Persimmons in January

This is the perfect fruit to seek out right now. Fill your fruit bowl and let them ripen (the Hachiya variety can  take forever, but they’re so worth it) or not (the Fuyu pictured above, can be eaten when still hard, like an apple). Here’s our little primer on the varieties and how to enjoy them.

Basically there are two major varieties of persimmons, astringent and non-astringent. Astringency is the characteristic some foods have that causes the mouth to recoil slightly; banana peel, chokecherries and quince are good examples of astringent fruits that, due to their tannins, cause your mouth to pucker a little. The astringency of a persimmon is legendary, it will cause your face to scrunch like no other.


Cutting into a ripe fuyu persimmon

Cutting into a ripe fuyu persimmon. Non-astringent Fuyu persimmons are firm, like an apple, let them ripen so they soften a bit. This brings out their unique flavor, reminiscent of mango or papaya. Technically they are a berry, so there is no stone, core, or pit; you can eat the whole thing!


The other major variety are known as Hachiya, and are slightly bitter and possess an off-putting, astringent mouthfeel when under-ripe, so they must be left to ripen until they look like they’re ready for the compost. The best way to ripen them is to put them in a brown paper bag and let the ethylene gas they produce help to speed the process. This can take up to a couple weeks. When ripe, Hachiya are best eaten by removing the leaf-like stem known as the calyx and then scooping out the insides, which at this point is soft and almost creamy, sweet and delicious. It’s like a delectable exotic jam, perfect on a cheeseboard.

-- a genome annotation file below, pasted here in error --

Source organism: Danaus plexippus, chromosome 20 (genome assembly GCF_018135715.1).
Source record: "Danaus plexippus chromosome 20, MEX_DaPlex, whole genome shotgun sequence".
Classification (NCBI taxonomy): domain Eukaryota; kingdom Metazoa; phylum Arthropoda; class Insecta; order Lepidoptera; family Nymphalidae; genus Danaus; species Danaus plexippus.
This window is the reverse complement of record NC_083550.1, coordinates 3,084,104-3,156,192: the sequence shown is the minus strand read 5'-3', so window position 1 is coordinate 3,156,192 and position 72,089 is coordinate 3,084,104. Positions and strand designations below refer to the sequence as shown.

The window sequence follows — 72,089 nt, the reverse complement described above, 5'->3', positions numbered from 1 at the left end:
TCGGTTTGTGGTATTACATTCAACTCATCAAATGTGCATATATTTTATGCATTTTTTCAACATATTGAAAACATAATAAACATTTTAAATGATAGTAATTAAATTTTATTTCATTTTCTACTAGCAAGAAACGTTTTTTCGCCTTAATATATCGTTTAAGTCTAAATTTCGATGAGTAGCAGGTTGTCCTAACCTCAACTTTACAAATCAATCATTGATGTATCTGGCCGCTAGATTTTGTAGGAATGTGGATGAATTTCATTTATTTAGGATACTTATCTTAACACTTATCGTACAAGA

Hachiya persimmons

Hachiya persimmons


While most persimmons come from China, Korea or Australia, there is a Canadian variety. It was developed specifically to withstand the rigours of our cold winters. You could be the first on your block to grow your own; the persimmon tree is particularly lovely, with large flowers resembling orchids adorning its many branches. Of related interest, persimmon wood has a long and noble history in North America; a beautiful and strong hardwood, it has been as a preferred wood for flooring, golf clubs, pool cues, drumsticks and fine furniture. But it is the persimmon on top of fine china, not underneath, that we’re after, and with that in mind, here  is a deceptively simple recipe for an Apple and Persimmon Tarte Tatin  that will truly showcase this remarkable fruit.


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